For the eight weeks in Tucson, I volunteer with Humane Borders, a humanitarian group focusing on migrant deaths. Nowadays it seems that everyone knows our immigration system is just a mess, but few are aware of the most inhumane part of it—many migrants cannot make the journey into the United States and die in the desert near to the border. Every year, more than 200 dead bodies are found in the Sonoran desert. Most perished due to hypothermia and dehydration. By installing and maintaining water stations in the desert, Humane Borders tries to prevent as many deaths as possible.
The presence of Humane Borders renders a lot of misunderstanding and hatred from others. The most common criticisms we have received—“Why are you attracting migrants to come illegally” and “Why are you helping drug cartels and human smugglers”—are not true. Still, some people hate us so much that they express it with their actions.
What is the most disappointing thing about water runs? Vandalism, of course. What is even more disappointing than finding a case of vandalism? Finding three vandalisms during a single run. That happened a few days ago. The flag was torn down; the barrel was emptied and removed. I cannot understand at all why some people spend so much time locating our water stations and using complicated tools and techniques to vandalize them—their job would be as tough as, if not tougher than, our water run. Maybe they are motivated to fight for their sense of “justice,” just like we believe we are doing the right thing.
Most importantly, the acts of vandalism made me question the meaning of our deeds. Due to the militarization of the border, the migrants have been pushed into remote areas and the migrant trails have been fluctuating and hard to locate. Therefore, some of our water stations along the abandoned migrant trails are not of much help anymore, including most of the stations of the Monday run. Thus, it seems that the primary function we serve is no longer to save the lives in the desert but to fight against vandalisms of the stations—which are actually rarely used by migrants. Vandalism, repair, vandalism, repair… it is just a repetitive cycle. Isn’t it a waste of time and money? That idea, I realized later, is the biggest frustration for me.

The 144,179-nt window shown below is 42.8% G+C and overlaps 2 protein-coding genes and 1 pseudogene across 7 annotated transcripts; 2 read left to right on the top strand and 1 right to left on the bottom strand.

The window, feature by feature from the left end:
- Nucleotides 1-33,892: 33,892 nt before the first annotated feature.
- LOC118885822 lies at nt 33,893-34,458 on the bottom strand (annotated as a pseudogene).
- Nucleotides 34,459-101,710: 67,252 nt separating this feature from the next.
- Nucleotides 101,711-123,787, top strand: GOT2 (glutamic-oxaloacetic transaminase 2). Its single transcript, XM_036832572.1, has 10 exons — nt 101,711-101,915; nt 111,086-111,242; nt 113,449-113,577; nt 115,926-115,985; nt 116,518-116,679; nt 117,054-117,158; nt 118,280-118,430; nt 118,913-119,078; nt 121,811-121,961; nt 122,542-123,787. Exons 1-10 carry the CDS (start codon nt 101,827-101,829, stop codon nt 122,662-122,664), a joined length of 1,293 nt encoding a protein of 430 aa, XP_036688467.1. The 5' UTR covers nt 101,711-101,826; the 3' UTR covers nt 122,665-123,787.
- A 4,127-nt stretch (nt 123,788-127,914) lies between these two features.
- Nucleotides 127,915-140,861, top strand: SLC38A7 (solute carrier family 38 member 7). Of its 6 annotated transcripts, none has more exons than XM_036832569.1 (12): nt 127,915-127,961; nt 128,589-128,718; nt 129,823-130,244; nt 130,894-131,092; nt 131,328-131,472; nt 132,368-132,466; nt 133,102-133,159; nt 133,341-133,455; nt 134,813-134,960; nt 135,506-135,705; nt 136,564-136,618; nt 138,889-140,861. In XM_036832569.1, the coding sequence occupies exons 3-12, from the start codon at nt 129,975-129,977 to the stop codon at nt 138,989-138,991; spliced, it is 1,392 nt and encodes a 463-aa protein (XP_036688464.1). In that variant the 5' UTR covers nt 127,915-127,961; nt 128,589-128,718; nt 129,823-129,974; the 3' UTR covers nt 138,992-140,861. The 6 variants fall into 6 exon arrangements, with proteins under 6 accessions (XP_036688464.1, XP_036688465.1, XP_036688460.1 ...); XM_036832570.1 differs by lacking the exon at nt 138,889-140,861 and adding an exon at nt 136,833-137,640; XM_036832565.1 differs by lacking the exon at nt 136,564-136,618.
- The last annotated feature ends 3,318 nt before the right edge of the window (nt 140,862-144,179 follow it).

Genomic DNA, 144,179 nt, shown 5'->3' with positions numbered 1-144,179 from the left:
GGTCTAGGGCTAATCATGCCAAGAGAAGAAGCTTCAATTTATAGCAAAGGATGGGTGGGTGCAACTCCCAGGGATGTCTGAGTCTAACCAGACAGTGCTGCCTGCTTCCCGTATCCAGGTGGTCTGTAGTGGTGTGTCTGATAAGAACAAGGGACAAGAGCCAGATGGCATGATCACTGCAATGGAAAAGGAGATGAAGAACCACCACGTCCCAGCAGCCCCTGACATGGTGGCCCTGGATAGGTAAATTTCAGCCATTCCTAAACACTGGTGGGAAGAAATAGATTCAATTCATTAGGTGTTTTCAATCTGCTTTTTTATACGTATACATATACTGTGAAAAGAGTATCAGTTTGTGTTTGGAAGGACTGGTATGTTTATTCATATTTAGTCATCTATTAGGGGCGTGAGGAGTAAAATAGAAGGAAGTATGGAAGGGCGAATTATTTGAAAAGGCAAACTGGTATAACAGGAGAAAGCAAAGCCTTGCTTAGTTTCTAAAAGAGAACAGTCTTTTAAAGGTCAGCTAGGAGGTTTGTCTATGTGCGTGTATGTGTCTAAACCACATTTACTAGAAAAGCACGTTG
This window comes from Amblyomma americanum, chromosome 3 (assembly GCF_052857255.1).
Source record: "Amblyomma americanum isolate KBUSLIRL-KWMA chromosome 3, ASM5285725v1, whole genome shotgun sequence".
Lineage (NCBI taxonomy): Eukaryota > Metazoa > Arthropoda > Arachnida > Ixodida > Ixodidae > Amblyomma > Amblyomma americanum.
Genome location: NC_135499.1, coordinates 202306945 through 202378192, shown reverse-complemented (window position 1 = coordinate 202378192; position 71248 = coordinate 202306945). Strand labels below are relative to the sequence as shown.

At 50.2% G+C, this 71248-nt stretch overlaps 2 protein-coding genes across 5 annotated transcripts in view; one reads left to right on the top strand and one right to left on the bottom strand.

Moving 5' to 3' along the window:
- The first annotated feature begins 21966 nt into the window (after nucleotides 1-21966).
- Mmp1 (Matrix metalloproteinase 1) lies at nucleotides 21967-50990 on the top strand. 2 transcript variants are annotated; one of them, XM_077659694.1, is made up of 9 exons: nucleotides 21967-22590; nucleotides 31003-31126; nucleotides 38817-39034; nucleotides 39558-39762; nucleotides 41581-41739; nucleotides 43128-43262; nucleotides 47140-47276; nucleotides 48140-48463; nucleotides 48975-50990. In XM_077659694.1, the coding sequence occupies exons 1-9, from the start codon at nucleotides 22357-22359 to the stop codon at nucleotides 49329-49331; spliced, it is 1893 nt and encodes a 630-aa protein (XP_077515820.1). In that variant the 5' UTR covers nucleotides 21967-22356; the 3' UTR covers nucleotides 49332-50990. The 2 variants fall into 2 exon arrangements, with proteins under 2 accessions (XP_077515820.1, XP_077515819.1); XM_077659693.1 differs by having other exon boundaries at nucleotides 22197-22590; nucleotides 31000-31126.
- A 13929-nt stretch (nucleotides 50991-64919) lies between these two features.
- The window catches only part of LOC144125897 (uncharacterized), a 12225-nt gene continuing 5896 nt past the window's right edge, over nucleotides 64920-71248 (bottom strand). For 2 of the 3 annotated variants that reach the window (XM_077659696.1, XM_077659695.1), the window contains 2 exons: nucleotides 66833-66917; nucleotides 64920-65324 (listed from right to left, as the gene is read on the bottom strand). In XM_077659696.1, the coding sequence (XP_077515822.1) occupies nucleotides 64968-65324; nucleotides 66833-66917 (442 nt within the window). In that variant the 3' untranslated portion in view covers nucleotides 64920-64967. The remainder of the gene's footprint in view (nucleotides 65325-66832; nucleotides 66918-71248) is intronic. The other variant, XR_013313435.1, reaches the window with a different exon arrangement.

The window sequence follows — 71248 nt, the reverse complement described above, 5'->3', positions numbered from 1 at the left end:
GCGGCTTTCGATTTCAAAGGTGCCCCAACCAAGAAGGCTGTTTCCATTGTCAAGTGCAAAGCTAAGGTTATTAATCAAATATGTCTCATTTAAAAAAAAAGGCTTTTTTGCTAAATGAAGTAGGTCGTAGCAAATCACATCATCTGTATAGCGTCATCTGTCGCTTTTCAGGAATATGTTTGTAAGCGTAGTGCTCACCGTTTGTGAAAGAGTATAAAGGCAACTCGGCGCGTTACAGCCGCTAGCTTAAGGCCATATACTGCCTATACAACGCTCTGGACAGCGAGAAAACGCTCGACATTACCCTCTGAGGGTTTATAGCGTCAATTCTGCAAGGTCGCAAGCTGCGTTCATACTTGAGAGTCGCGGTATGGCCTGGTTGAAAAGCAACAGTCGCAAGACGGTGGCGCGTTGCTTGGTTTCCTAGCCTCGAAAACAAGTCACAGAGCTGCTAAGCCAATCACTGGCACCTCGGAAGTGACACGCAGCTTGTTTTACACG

Just like every coin has two sides, however, every story has two sides, too. Although sometimes the fight against vandalism does not serve any utilitarian function, it still has symbolic significance.
Compared to organizing protests and speaking in front of hundreds of microphones, maintaining water stations in the desert seems to be less influential. Also, for a long time, the Humane Borders has been criticized for being silent in terms of political advocacy and engagement. In other words, many people think that Humane Borders is an organization that only ACTS without VOICE.
Yet, the vandalisms are exactly the evidence invalidating the criticism. They suggest not only that we have voiced out our political opinions by our actions, but also that our opinions have been heard and provoked reactions; they suggest that some people pay attention to, are challenged by and feel uncomfortable about our opinions. Similarly, political opinions manifest in the vandalism. From this perspective, our fight against vandalism is just another form of congressmen arguing at the Capitol Hill, advocacy leaders speaking in front the media and protestors marching on the street. The water run in the desert is also an arena of political campaign. We repair the water stations not only because they are important for the migrants, but also because it is a way to declare that we stand for the principle that every human being has the right to live. The seemingly repetitive cycle of vandalism and repair is a battle between two ideologies, one of which we are determined to make prevail over the other. The action of making us heard is never a waste of time and money.
Yueran is currently in Tuscon with Duke Engage.
Get The Chronicle straight to your inbox
Signup for our weekly newsletter. Cancel at any time.